No matter how high-performance GPU is installed and whether it is suitable for demanding applications like 3DCG, 3DCAD, and 3D graphic games, a low-performing CPU can still lead to unsatisfactory operating conditions. Additionally, there is a risk of encountering problems when using the computer for other purposes due to the CPU’s limited performance.

Therefore, whether you use your computer only for a specific purpose or a wide range of use cases, secure a good level of CPU performance. On top of that, by combining parts of the same performance levels, such as high-end CPU and GPU, mid-range CPU and GPU, and low-end CPU and GPU, each part functions efficiently.

Following the table listing CPUs and GPUs with balance of performance to avoid bottleneck:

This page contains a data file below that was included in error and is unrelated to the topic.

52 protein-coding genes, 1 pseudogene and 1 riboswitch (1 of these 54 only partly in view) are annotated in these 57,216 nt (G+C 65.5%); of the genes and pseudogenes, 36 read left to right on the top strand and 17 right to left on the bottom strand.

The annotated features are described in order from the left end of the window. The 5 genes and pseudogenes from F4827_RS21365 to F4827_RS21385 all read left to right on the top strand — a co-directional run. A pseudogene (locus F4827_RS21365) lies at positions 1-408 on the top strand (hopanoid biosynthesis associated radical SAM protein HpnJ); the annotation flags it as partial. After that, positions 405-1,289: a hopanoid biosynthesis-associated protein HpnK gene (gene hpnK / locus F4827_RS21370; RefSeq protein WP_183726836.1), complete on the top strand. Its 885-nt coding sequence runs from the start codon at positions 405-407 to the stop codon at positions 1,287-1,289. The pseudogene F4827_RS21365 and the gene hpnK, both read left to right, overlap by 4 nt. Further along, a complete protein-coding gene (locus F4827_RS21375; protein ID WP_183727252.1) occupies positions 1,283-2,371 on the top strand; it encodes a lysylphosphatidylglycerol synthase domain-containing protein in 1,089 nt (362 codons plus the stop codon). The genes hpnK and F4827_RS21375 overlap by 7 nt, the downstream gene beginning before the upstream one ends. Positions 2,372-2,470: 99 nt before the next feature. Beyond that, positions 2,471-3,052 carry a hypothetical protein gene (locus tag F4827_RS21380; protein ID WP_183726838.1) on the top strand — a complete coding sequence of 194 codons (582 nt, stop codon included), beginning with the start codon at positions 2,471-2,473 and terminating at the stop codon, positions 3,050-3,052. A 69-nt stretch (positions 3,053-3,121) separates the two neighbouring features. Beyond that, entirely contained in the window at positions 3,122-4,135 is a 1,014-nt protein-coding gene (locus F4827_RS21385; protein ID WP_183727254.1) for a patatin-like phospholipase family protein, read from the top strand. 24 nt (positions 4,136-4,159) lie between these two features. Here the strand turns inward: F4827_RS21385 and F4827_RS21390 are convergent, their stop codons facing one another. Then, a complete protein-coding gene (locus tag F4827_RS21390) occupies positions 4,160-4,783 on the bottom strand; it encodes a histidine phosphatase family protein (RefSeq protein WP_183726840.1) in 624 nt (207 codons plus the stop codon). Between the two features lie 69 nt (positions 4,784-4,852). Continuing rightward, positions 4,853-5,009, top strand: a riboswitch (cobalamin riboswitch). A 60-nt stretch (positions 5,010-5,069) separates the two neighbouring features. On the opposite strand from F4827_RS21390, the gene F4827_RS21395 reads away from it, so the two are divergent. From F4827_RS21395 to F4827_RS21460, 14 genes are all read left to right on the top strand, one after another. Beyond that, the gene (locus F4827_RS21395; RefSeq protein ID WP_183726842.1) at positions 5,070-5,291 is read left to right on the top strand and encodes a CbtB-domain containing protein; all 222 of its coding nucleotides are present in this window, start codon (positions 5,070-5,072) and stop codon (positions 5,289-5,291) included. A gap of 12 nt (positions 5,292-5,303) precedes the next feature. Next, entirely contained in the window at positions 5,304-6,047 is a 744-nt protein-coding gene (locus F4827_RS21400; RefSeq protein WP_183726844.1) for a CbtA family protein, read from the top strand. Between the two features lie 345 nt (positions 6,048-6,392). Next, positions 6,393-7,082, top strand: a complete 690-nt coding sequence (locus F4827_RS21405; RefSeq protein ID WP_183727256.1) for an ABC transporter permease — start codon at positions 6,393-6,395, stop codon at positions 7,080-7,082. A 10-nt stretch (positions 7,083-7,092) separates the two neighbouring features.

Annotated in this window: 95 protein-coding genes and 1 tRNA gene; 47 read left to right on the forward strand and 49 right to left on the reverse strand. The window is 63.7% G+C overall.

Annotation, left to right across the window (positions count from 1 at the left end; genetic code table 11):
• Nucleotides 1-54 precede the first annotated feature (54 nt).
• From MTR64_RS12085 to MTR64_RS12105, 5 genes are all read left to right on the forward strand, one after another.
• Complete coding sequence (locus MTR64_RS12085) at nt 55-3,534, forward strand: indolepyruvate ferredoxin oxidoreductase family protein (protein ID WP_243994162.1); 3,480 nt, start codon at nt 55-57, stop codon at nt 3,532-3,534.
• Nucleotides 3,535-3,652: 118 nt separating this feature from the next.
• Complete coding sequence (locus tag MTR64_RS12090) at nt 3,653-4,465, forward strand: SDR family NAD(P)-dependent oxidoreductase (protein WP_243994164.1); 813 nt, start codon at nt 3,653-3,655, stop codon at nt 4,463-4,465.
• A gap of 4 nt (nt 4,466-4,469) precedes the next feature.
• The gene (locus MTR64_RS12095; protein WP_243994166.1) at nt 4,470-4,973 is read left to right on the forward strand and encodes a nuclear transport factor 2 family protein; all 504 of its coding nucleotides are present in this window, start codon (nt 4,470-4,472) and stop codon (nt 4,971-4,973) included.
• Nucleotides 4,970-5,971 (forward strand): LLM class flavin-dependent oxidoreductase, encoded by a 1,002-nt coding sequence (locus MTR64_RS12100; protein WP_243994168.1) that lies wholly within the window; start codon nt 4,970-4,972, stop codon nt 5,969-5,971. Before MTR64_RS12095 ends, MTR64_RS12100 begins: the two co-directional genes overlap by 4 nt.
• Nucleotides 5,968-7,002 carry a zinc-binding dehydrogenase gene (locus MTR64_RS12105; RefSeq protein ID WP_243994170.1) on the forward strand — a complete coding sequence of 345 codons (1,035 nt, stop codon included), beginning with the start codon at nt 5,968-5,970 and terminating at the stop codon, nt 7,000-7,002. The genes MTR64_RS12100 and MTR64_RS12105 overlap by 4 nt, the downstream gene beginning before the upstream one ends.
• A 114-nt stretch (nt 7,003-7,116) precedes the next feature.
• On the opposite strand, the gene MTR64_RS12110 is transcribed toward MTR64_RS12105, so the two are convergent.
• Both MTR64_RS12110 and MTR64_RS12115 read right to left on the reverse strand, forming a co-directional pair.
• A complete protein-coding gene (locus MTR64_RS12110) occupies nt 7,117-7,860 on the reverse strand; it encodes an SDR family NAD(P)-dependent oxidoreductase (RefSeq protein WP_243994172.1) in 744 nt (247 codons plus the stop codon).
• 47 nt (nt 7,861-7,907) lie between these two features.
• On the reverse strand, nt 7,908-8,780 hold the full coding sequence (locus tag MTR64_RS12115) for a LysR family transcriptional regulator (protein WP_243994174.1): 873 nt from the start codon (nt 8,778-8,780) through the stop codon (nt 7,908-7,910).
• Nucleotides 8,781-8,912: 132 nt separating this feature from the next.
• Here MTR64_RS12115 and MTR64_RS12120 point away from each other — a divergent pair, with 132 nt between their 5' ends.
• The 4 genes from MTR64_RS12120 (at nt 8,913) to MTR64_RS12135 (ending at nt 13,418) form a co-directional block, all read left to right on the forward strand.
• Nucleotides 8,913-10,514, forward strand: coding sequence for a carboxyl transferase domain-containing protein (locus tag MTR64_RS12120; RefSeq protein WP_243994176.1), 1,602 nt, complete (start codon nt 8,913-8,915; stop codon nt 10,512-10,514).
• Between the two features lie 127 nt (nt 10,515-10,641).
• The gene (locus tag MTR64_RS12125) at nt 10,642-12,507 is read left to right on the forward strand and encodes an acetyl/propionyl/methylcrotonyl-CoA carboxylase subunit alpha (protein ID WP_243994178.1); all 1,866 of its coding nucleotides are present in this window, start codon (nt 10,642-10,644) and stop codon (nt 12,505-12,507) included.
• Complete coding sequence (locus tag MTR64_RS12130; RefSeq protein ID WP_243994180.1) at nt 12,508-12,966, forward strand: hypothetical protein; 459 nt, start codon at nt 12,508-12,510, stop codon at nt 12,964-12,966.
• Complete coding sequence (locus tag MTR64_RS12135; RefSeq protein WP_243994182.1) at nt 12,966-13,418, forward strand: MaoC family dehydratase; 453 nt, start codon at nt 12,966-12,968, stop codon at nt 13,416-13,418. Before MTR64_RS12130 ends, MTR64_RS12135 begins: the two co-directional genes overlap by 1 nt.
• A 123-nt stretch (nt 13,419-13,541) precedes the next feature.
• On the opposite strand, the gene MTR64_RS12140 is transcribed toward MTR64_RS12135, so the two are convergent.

Entry Level

Mid Range

High End

Intel's Core i3 or older Core i5 / AMD Ryzen 3 or older Ryzen 5 

Latest Gen of Intel's Core i5 / AMD Ryzen 5 

Latest Gen of Intel's Core i7 / AMD Ryzen 7 

GTX 1050 Ti, GTX 1060 or RX RX 6400.

GTX 1660 Ti, GTX 1660 or RX 5500 XT 8GB

RX 5700 XT, RTX 3070 or RTX 2080.

The same goes with the top end components like Core i9 / Ryzen 9 with the NVIDIA GeForce RTX 4070, 4070 Ti GPU or RX 7900 XT. Above than this are designed for enthusiasts and professionals, who require the highest levels of performance and multitasking capabilities.


The cause of the bottleneck is nothing more than a combination of the hardware we have and the game’s requirements where the issue arises. If our parts are very unbalanced, they could be considered responsible for the bottleneck, but on a more balanced computer, it’s usually the game’s fault and how the game is programmed, and there is little that can be done.

If you know the game you want to play, checking the balance point between the CPU and GPU is very reasonable based on the manufacturer’s recommended specs. The leanest combination of CPU and GPU is one where both processors are loaded without feeling overpowered.